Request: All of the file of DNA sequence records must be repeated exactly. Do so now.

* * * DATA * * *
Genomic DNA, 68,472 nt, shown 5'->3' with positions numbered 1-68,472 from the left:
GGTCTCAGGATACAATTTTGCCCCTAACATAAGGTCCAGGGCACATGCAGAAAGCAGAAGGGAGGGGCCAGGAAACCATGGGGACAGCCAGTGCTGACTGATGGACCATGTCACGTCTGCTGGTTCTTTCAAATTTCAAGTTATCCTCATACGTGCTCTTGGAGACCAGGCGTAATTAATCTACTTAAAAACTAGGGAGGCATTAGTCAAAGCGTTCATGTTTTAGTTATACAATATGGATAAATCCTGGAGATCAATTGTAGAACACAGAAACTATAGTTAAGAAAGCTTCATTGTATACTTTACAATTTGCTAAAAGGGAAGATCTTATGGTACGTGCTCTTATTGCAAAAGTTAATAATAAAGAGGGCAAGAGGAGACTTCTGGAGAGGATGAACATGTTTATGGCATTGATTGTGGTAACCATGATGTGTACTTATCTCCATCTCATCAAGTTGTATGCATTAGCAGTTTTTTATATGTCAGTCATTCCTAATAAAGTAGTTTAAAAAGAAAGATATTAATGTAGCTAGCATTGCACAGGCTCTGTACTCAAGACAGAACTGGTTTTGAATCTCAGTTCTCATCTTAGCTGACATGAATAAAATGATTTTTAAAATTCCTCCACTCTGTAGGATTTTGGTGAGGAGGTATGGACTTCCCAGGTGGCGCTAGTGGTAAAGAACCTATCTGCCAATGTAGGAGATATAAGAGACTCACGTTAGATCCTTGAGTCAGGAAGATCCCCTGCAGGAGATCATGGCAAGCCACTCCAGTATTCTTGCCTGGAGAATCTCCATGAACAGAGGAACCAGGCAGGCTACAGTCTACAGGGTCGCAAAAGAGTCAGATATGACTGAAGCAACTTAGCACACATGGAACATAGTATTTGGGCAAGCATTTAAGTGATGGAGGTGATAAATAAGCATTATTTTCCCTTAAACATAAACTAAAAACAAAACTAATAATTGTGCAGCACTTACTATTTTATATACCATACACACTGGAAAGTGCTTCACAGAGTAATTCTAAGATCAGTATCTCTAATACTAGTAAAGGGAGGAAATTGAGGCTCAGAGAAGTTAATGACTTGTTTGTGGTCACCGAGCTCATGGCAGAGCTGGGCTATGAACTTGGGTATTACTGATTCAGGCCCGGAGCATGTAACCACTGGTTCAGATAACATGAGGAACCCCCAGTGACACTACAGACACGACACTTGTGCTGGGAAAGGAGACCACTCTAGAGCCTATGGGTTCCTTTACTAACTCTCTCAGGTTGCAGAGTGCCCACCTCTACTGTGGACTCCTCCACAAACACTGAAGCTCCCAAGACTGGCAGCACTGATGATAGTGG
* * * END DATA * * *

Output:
Genomic DNA, 68,472 nt, shown 5'->3' with positions numbered 1-68,472 from the left:
GGTCTCAGGATACAATTTTGCCCCTAACATAAGGTCCAGGGCACATGCAGAAAGCAGAAGGGAGGGGCCAGGAAACCATGGGGACAGCCAGTGCTGACTGATGGACCATGTCACGTCTGCTGGTTCTTTCAAATTTCAAGTTATCCTCATACGTGCTCTTGGAGACCAGGCGTAATTAATCTACTTAAAAACTAGGGAGGCATTAGTCAAAGCGTTCATGTTTTAGTTATACAATATGGATAAATCCTGGAGATCAATTGTAGAACACAGAAACTATAGTTAAGAAAGCTTCATTGTATACTTTACAATTTGCTAAAAGGGAAGATCTTATGGTACGTGCTCTTATTGCAAAAGTTAATAATAAAGAGGGCAAGAGGAGACTTCTGGAGAGGATGAACATGTTTATGGCATTGATTGTGGTAACCATGATGTGTACTTATCTCCATCTCATCAAGTTGTATGCATTAGCAGTTTTTTATATGTCAGTCATTCCTAATAAAGTAGTTTAAAAAGAAAGATATTAATGTAGCTAGCATTGCACAGGCTCTGTACTCAAGACAGAACTGGTTTTGAATCTCAGTTCTCATCTTAGCTGACATGAATAAAATGATTTTTAAAATTCCTCCACTCTGTAGGATTTTGGTGAGGAGGTATGGACTTCCCAGGTGGCGCTAGTGGTAAAGAACCTATCTGCCAATGTAGGAGATATAAGAGACTCACGTTAGATCCTTGAGTCAGGAAGATCCCCTGCAGGAGATCATGGCAAGCCACTCCAGTATTCTTGCCTGGAGAATCTCCATGAACAGAGGAACCAGGCAGGCTACAGTCTACAGGGTCGCAAAAGAGTCAGATATGACTGAAGCAACTTAGCACACATGGAACATAGTATTTGGGCAAGCATTTAAGTGATGGAGGTGATAAATAAGCATTATTTTCCCTTAAACATAAACTAAAAACAAAACTAATAATTGTGCAGCACTTACTATTTTATATACCATACACACTGGAAAGTGCTTCACAGAGTAATTCTAAGATCAGTATCTCTAATACTAGTAAAGGGAGGAAATTGAGGCTCAGAGAAGTTAATGACTTGTTTGTGGTCACCGAGCTCATGGCAGAGCTGGGCTATGAACTTGGGTATTACTGATTCAGGCCCGGAGCATGTAACCACTGGTTCAGATAACATGAGGAACCCCCAGTGACACTACAGACACGACACTTGTGCTGGGAAAGGAGACCACTCTAGAGCCTATGGGTTCCTTTACTAACTCTCTCAGGTTGCAGAGTGCCCACCTCTACTGTGGACTCCTCCACAAACACTGAAGCTCCCAAGACTGGCAGCACTGATGATAGTGG